There’s been much discussion about ways to tackle the gender pay gap, but new research from law firm Clyde & Co has shown that the proportion of female high earners has remained the same over the past four years. Data from HMRC showed that women made up just over a quarter (27%) of all higher rate tax payers – defined as those declaring an income between £31,786 and £150,000 – in each of the last four financial years.
In 2014 just 1.21m of the 4.47 higher rate tax payers were women and, while the total number of those paying higher rate tax has grown by nearly 1m in four years, the percentage of women within this bracket has stagnated.
The gender pay gap in itself has been a more complex issue than often reported. It’s not as simple as looking at the absolute pay difference between men and women, which is partly what sparked the prime minister’s July announcement that new rules would be introduced for UK firms with 250 employees or more. From spring 2016, these companies will be required to publish information on the difference between the average pay of their male and female employees. This was extended in October to cover bonuses and public sector organisations, along with private and voluntary sector employers.
There’s no doubt the issue has been given increasing attention by the government in recent months, but the question remains as to how effective its incoming measures and aims will be. While Lord Davies set a new voluntary target for FTSE 350 boards to be 33% female by 2020 (having succeeded with his original 25% in 2015 target), some were disappointed that he didn’t focus on the arguably more pressing issue of lack of female executive directors.
Some businesses have started taking matters into their own hands, which is a positive – Lloyd’s Banking Group said it was aiming to have women in 40% of its top 5,000 roles by 2020 and (not to be outdone) HSBC committed to make 50% of its senior managers women. This latest data, however, indicates that current initiatives are unsurprisingly something of a slow-burner, and gender pay gap reporting will need to be nuanced enough to address this.
‘Over 40 years since we saw the first legislation aimed at tackling differences between the sexes in the workplace, these further initiatives, and the intent behind them, are welcome,’ said Charles Urquhart, employment partner at Clyde & Co. He pointed to recurring issues with the perception of the gender pay gap – if employers are required to publish an average of men and women’s basic pay and bonuses every three years ‘it won’t tell us much more than we already know’.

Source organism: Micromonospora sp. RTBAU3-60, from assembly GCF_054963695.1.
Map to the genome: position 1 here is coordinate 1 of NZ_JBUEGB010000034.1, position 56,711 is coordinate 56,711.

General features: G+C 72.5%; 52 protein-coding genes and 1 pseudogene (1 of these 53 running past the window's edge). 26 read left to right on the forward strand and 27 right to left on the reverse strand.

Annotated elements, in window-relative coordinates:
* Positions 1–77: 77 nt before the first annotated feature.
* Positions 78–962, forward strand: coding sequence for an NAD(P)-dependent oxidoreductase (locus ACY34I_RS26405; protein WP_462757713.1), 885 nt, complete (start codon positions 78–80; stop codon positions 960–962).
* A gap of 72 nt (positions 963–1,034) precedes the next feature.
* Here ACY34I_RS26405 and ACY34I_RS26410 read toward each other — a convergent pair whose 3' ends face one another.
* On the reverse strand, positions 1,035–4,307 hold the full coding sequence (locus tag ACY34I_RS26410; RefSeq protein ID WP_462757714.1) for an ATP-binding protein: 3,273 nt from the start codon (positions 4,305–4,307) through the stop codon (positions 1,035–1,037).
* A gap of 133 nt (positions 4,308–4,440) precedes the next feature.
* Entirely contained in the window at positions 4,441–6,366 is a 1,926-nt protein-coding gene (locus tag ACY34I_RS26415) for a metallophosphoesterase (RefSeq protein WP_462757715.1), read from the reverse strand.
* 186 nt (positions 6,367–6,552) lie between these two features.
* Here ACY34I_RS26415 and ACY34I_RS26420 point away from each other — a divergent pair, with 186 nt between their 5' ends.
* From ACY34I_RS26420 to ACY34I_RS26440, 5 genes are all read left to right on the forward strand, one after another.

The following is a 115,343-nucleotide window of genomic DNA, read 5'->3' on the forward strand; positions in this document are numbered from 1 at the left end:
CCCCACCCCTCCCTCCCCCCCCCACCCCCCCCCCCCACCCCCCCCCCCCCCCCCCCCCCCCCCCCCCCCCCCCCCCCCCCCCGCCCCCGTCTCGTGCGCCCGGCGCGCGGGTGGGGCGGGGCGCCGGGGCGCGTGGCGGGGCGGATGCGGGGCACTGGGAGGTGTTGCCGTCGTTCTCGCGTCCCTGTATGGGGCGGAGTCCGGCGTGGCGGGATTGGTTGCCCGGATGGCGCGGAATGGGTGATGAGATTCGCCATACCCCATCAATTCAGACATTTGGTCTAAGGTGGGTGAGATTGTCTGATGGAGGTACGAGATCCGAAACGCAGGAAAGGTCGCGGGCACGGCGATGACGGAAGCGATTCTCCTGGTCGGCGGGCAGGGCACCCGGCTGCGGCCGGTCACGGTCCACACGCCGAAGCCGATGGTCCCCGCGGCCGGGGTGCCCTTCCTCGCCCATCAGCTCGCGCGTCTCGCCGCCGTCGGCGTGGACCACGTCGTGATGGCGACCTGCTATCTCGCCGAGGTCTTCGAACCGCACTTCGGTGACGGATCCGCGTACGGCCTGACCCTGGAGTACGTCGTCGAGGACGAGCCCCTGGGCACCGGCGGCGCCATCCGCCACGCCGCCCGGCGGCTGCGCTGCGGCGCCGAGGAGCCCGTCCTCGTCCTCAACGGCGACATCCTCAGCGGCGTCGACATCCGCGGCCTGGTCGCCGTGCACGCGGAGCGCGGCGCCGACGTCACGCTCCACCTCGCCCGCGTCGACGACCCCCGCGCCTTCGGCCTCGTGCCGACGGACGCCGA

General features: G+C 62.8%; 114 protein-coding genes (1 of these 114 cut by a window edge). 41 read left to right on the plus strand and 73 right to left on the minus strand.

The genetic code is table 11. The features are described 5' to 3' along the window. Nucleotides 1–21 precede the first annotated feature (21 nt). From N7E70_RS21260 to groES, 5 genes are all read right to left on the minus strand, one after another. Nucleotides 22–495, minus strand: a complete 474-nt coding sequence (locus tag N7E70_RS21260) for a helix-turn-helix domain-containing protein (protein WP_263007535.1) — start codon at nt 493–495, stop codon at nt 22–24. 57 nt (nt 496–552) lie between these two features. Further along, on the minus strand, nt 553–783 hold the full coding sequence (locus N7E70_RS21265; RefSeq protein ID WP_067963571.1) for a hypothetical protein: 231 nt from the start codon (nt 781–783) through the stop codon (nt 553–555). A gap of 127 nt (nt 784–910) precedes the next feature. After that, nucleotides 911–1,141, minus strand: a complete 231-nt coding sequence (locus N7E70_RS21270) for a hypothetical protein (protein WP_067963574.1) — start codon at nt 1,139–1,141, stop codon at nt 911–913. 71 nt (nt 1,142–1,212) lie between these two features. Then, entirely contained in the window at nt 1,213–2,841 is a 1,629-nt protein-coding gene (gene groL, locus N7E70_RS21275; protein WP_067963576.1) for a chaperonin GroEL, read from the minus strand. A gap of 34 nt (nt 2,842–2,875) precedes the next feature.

‘For gender pay reporting to be valuable, a like for like comparison across all levels within an organisation, from the CEO to unskilled levels of employee, would be needed,’ Urquhart added. While the data compiled from such an approach would undoubtedly be much more useful, the burden it then places on employers would be significant ‘which the government will no doubt be wanting to avoid’.
Some European countries, including the likes of Norway and Sweden, have opted for quotas to up the numbers of women in senior roles, and a global index from Catalyst at the beginning of 2015, suggested these were effective. Norway was the first country in the world to mandate that women account for 40% of its board seats and topped the ranking of 20 countries across three regions, with 35.5% female representation on the boards of its OMX-listed companies.
Such measures do remain controversial though. They can be seen as the catalyst that initiates cultural change in the workplace, but as Uquhart mentioned, quotas are often ‘a blunt tool’. They can serve to move the focus away from which individuals are best suited for a role and can have the effect of leaving some individuals at a disadvantage.
If more firms follow in the footsteps of the likes of Lloyds, and take on the responsibility of promoting diversity in the workplace, rather than waiting until they’re pushed by government to make changes, a more organic and likely more sustainable approach to addressing the gender pay gap will emerge.